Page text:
A call to increase black enrollment at UCLA
As one activist described it, the reaction was disbelief when the African American community learned that this year’s freshman class at UCLA included only 96 blacks.
Akili, who goes by one name, told an audience at the First African Methodist Episcopal Church how he tried to fathom the news -- 96 out of about 4,800 freshmen.
“What? That can’t be,” he recalled saying to himself. Heads throughout the meeting room nodded, as if recalling their own similar responses.
Disbelief, along with anger and disappointment, were the dominant themes voiced when about 250 people gathered recently for a town hall meeting at the Los Angeles church to discuss what can be done to boost black enrollment at the university.
“I’m embarrassed,” said Blair Taylor, a UCLA alumnus and president of the Los Angeles Urban League. “I’m embarrassed for the institution.”
Taylor is one of the leaders of the Alliance for Equal Opportunity in Education, which formed after The Times reported the enrollment figure June 2. The creators of the alliance met five days later. The group includes a variety of organizations, including the Urban League, the Brotherhood Crusade, NAACP Los Angeles and the UCLA Black Alumni Assn.
Spurred partly by the concerns of the alliance and others, UCLA announced in September that it would shift immediately to “holistic” admissions, in which students’ achievements are viewed in the context of their personal experiences. UC Berkeley uses a similar process.
UCLA has said it must abide by Proposition 209, the 1996 initiative that barred the state’s public colleges from considering race in employment or admissions.
In the often slow-moving world of academia, UCLA’s decision to change the admissions process was unusually swift. The Westwood campus is racing to implement the new system to handle applications for the 2007 freshman class.
The alliance has called on the university to admit 300 black freshmen next year, a goal Taylor and others described as reasonable.
Lawrence H. Lokman, a university spokesman, said he welcomed the assistance of the alliance, alumni and other community leaders, but “it would be unlawful to establish or endorse a specific target for the admission of students from any specific group or community.”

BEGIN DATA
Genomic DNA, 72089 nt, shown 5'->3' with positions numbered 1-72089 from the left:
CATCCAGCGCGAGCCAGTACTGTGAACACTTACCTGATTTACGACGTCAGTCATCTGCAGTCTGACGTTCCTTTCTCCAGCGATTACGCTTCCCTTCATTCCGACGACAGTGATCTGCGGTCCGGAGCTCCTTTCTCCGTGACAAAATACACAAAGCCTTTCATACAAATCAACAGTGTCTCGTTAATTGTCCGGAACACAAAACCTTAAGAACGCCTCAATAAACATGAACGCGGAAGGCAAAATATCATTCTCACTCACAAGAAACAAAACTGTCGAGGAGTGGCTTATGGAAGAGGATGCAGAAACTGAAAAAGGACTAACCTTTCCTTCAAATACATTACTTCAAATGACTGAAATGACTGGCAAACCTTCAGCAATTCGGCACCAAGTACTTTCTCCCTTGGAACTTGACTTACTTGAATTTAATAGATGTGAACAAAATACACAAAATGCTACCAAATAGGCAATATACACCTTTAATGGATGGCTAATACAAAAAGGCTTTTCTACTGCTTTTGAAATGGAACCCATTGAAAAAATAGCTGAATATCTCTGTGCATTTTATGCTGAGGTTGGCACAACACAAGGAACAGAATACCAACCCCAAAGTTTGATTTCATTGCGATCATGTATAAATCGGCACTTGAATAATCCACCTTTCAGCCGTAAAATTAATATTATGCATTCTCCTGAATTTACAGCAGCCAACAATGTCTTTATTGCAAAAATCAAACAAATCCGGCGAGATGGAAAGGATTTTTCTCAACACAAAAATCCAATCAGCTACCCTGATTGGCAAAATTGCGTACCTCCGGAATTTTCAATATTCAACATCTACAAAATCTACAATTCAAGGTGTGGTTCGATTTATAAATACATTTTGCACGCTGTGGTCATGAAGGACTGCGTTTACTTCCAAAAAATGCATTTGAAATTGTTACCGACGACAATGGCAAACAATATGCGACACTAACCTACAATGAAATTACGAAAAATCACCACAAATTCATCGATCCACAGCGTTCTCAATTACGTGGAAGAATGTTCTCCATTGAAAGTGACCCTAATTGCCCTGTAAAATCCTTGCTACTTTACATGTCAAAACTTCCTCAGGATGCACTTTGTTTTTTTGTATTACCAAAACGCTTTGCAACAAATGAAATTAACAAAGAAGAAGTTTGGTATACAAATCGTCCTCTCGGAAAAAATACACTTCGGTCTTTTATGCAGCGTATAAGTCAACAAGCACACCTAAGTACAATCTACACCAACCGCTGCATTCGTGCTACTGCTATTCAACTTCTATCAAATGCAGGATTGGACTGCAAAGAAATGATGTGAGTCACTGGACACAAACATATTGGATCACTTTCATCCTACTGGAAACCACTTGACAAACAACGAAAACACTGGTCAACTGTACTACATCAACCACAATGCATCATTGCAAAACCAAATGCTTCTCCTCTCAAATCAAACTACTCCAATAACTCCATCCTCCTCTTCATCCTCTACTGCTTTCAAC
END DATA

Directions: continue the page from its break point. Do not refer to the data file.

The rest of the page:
He added that UCLA was “determined to attack this problem in every way possible within the law.”
Lokman noted that UCLA accepted 103 African American transfer students this year. It’s a sign, he said, that progress can be made.
“The university is confident that by rolling up our sleeves and working together, we will make a difference and that our combined efforts will ultimately halt the decline and help ensure a sustained increase in the numbers of African Americans enrolled at UCLA,” he said.
UCLA has often noted the effects of Proposition 209. In the fall of 1995, according to university figures, the school admitted 693 black freshmen, 289 of whom agreed to enroll at UCLA.
For this year’s freshman class, UCLA admitted 244 blacks, with 96 enrolling. The number rose to 100, UCLA said, after some applicants appealed their rejections.
Blacks make up 2.9% of the student body. Their population peaked on campus in 1985 at 9.6%.
Eric P. Lee, president of the Southern Christian Leadership Conference of Greater Los Angeles, acknowledged the 103 transfers but said the alliance wants to keep the focus on freshman admissions. And to keep up the pressure. The University of California regents will meet at UCLA this month, and the alliance plans a rally on campus Nov. 15.
Lee pointed out that 20 of the 96 freshmen were athletes on scholarship. Prompting cheers of agreement from the crowd, he said that UCLA found a way to admit students who presented a “moneymaking opportunity.” He likened the interest in athletes to hiring blacks to dance or entertain.
He did, however, give UCLA some credit. “They have moved,” he said. “But they’re not moving fast enough.”
Another speaker was the head of the UCLA African Student Union, who shared his surprise at arriving on campus and seeing so few black faces.
“I looked around,” said Doug Johnson, 28, an African American studies major. “I look around. I looked around one more time. Where are we?”